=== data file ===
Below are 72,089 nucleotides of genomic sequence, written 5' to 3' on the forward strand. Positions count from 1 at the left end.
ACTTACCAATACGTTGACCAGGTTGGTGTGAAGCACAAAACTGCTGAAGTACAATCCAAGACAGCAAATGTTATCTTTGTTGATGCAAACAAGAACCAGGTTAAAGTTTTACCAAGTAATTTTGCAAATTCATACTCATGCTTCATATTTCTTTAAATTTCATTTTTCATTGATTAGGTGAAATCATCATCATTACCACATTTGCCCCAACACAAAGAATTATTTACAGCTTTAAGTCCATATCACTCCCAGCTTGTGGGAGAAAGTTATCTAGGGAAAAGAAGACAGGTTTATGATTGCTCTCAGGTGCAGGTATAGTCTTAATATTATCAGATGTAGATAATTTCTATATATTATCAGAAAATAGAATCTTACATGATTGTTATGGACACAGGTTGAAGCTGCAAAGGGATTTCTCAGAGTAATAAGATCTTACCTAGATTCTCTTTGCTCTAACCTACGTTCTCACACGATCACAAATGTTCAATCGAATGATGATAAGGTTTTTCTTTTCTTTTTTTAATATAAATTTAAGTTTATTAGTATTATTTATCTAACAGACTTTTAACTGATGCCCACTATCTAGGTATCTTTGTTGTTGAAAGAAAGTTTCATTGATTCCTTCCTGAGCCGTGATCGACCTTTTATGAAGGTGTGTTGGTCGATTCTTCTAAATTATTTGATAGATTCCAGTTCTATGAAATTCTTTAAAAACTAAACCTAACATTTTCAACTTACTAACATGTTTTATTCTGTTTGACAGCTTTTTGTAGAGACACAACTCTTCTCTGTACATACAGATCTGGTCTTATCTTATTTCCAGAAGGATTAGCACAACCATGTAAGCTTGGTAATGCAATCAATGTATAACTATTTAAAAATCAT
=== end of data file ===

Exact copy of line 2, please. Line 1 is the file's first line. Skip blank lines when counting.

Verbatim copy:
ACTTACCAATACGTTGACCAGGTTGGTGTGAAGCACAAAACTGCTGAAGTACAATCCAAGACAGCAAATGTTATCTTTGTTGATGCAAACAAGAACCAGGTTAAAGTTTTACCAAGTAATTTTGCAAATTCATACTCATGCTTCATATTTCTTTAAATTTCATTTTTCATTGATTAGGTGAAATCATCATCATTACCACATTTGCCCCAACACAAAGAATTATTTACAGCTTTAAGTCCATATCACTCCCAGCTTGTGGGAGAAAGTTATCTAGGGAAAAGAAGACAGGTTTATGATTGCTCTCAGGTGCAGGTATAGTCTTAATATTATCAGATGTAGATAATTTCTATATATTATCAGAAAATAGAATCTTACATGATTGTTATGGACACAGGTTGAAGCTGCAAAGGGATTTCTCAGAGTAATAAGATCTTACCTAGATTCTCTTTGCTCTAACCTACGTTCTCACACGATCACAAATGTTCAATCGAATGATGATAAGGTTTTTCTTTTCTTTTTTTAATATAAATTTAAGTTTATTAGTATTATTTATCTAACAGACTTTTAACTGATGCCCACTATCTAGGTATCTTTGTTGTTGAAAGAAAGTTTCATTGATTCCTTCCTGAGCCGTGATCGACCTTTTATGAAGGTGTGTTGGTCGATTCTTCTAAATTATTTGATAGATTCCAGTTCTATGAAATTCTTTAAAAACTAAACCTAACATTTTCAACTTACTAACATGTTTTATTCTGTTTGACAGCTTTTTGTAGAGACACAACTCTTCTCTGTACATACAGATCTGGTCTTATCTTATTTCCAGAAGGATTAGCACAACCATGTAAGCTTGGTAATGCAATCAATGTATAACTATTTAAAAATCAT